Under the FGDA, any travel paid for by a foreign government must take place totally outside of the United States, must be consistent with the interests of the United States, and must be permitted under FGDA regulations issued by the Standards Committee.25 The intent of this provision, as noted in the Committee’s regulations (§ 6(e)), is to allow an individual who is already overseas (as on a CODEL or third-party sponsored fact-finding trip) to take advantage of fact-finding opportunities offered by the host country. Therefore, under the FGDA, the Member or employee may notaccept expenses for transportation from the United States to the foreign destination or back home. This rule may not be circumvented by having a foreign government pay for transportation to or from a point just outside the United States border.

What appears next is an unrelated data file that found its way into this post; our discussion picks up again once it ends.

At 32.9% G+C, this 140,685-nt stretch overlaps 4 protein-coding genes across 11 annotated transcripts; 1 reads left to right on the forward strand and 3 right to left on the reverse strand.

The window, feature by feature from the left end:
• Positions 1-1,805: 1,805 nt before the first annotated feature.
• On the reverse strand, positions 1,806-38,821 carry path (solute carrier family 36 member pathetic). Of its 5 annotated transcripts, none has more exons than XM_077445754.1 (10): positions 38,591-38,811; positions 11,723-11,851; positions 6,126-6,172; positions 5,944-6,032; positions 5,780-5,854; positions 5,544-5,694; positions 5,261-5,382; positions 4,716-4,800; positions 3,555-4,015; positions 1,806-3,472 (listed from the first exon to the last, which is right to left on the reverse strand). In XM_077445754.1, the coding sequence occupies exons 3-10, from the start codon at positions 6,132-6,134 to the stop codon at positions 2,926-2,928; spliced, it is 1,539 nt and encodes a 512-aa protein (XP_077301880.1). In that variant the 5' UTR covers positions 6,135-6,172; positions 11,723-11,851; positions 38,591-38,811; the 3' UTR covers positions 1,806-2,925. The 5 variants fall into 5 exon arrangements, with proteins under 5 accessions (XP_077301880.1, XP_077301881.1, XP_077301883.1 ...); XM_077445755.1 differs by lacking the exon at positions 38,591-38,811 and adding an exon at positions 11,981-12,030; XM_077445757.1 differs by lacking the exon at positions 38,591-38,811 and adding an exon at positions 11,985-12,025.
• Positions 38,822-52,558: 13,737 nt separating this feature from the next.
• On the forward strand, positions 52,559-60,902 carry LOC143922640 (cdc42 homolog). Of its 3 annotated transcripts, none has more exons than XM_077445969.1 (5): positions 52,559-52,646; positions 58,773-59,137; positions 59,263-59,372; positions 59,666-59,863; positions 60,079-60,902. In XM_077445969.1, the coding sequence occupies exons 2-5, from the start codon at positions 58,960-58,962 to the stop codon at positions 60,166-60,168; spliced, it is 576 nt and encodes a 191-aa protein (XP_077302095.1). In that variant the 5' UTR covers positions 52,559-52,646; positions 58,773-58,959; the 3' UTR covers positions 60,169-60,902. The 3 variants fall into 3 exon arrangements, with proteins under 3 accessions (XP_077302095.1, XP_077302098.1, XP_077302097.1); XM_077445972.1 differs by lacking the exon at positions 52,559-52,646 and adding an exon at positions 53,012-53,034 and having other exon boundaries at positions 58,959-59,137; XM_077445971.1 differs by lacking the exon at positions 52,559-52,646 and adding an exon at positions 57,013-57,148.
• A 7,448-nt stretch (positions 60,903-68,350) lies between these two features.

The regulations issued by the Standards Committee under the FGDA state that any travel paid for by a foreign government must relate “directly to the official duties of the Member, officer or employee.”26 The regulations also allow the acceptance of travel expenses by an accompanying spouse or dependent. Travel or expenses “may not be accepted merely for the personal benefit, pleasure, enjoyment or financial enrichment of the individual or individuals involved.”27 The FGDA and the Committee’s implementing regulations also cover gifts from “quasi-governmental” organizations closely affiliated with, or funded by, a foreign government, as well as any international or multinational organizations with membership composed of foreign governments.